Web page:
Published in: Credit Cards | Dec. 11, 2018
How Wealthy People Use Credit Cards Differently Than Most Americans
By: Lyle Daly
The wealthy make their credit cards work for them, not against them. See how a change in your payment habits can help you do the same.
Image source: Getty Images
What's your go-to payment method during the checkout process?
It may surprise you to learn that preferred payment methods vary by annual income, and that the wealthier someone is, the more likely they are to prefer paying by credit card. While this can seem inconsequential at first glance, it makes more sense when you know the advantages of paying by credit card and how consumers in higher income brackets maximize those perks.
How preferred payment methods vary by income
Debit cards were the most popular payment method in the United States in 2017, as a study by TSYS found 44% of consumers preferred paying that way, compared to 33% who preferred credit cards.
Here’s where it got interesting -- each time you went up an income bracket, the percentage of consumers who preferred credit cards grew.
Among consumers who made between $25,000 and $49,999.99, only 25% preferred credit cards compared to 50% who preferred debit cards. But among consumers who made more than $75,000, credit cards continually won out. Here are the splits on preferred payment methods for each income bracket above $75,000:
- $75,000 to $99,999.99 -- 44% credit, 42% debit
- $100,000 to $149,999.99 -- 49% credit, 40% debit
- $150,000 and above -- 56% credit, 33% debit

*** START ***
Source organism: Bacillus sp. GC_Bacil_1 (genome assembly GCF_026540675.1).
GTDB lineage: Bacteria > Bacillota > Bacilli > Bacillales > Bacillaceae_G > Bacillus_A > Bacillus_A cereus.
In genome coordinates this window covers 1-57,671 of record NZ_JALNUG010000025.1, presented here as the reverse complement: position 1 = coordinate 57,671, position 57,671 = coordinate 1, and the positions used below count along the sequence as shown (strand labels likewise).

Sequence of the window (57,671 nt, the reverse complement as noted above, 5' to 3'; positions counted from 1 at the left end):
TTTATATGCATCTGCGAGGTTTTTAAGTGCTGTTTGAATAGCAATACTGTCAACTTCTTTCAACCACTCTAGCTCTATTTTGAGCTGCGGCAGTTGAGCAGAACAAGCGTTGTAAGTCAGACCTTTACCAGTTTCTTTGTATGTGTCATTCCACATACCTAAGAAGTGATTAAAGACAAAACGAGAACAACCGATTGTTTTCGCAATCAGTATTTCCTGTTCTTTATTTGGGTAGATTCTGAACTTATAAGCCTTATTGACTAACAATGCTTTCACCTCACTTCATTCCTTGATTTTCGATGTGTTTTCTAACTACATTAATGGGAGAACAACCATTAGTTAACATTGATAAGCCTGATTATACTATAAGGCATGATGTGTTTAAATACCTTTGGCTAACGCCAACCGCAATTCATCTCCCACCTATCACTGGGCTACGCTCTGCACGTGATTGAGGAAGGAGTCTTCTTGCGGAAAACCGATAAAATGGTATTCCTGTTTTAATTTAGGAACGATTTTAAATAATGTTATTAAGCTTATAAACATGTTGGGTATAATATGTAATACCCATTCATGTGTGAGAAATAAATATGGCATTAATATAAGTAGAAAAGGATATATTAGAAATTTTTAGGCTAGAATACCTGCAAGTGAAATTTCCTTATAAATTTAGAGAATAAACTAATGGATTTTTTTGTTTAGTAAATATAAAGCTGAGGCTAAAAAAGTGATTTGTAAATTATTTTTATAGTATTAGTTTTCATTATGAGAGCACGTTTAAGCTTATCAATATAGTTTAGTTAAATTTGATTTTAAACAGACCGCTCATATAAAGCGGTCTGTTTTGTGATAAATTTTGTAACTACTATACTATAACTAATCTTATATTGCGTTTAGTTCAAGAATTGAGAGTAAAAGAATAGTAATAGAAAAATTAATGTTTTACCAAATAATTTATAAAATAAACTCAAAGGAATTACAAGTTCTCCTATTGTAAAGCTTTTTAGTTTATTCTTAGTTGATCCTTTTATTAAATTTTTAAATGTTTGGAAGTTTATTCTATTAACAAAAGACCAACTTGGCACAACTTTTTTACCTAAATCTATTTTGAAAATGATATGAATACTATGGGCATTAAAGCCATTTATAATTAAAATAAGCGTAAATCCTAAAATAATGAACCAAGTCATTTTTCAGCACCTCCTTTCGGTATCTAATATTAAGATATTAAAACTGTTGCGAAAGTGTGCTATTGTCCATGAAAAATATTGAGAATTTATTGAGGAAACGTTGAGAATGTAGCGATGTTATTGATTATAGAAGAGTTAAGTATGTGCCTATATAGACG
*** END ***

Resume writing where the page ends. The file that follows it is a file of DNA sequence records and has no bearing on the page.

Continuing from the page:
The advantages of paying by credit card
The higher your income, the easier it is to pay upfront instead of putting purchases on credit. So, why wouldn’t wealthy consumers just do that? Because credit cards have several distinct advantages that other payment methods lack.
Rewards rates vary, but you can typically expect anywhere from 1% to 5% back depending on the card and whether you’re spending in one of its bonus categories. That may not seem like big bucks, but it can add up to significant long-term savings.
Most consumers like rewards, with 68% calling rewards their favorite credit card feature. Wealthier consumers are even more enthusiastic, as it was the favorite feature of almost 80% of consumers making over $75,000 per year.
Building and maintaining your credit
Even more important than rewards is the fact that using a credit card correctly will help you attain and keep an excellent credit score. The factor that affects your score the most is your payment history, and the average age of your credit accounts plays a role as well, so you need to have a credit card you use regularly to attain a high score.
A credit card is by far the safest payment method because it doesn’t access your money directly. If a thief gets your debit card number, they could drain your bank account. With your credit card number, they could rack up a high balance, but once you dispute the charges, you aren’t liable during the dispute process.
You only get your money back with debit card disputes when they end in your favor. That could mean going days or weeks without that money.
The difference in how wealthy people use their credit cards
There’s a simple reason why wealthy people can benefit from credit cards without getting into debt -- most of them avoid carrying balances. Every month, they pay the entire balance on their credit cards.
Tom Corley’s best-selling book, Rich Habits: The Daily Habits of Successful People, examined how wealthy people and poor people used credit cards, and found that only 5% of wealthy people carried any sort of credit card balance, while 90% of poor people did. Wealthier consumers are also careful to pay on time, avoiding late payment fees.
Building smart credit habits
It may seem easier for higher earners to make the most of their credit cards, but there’s no minimum income requirement to take advantage of those card benefits. If you figure out a budget and avoid overspending, you’ll be able to pay your bill in full every month. Once you can do that, a credit card is worth its weight in gold as a payment method.
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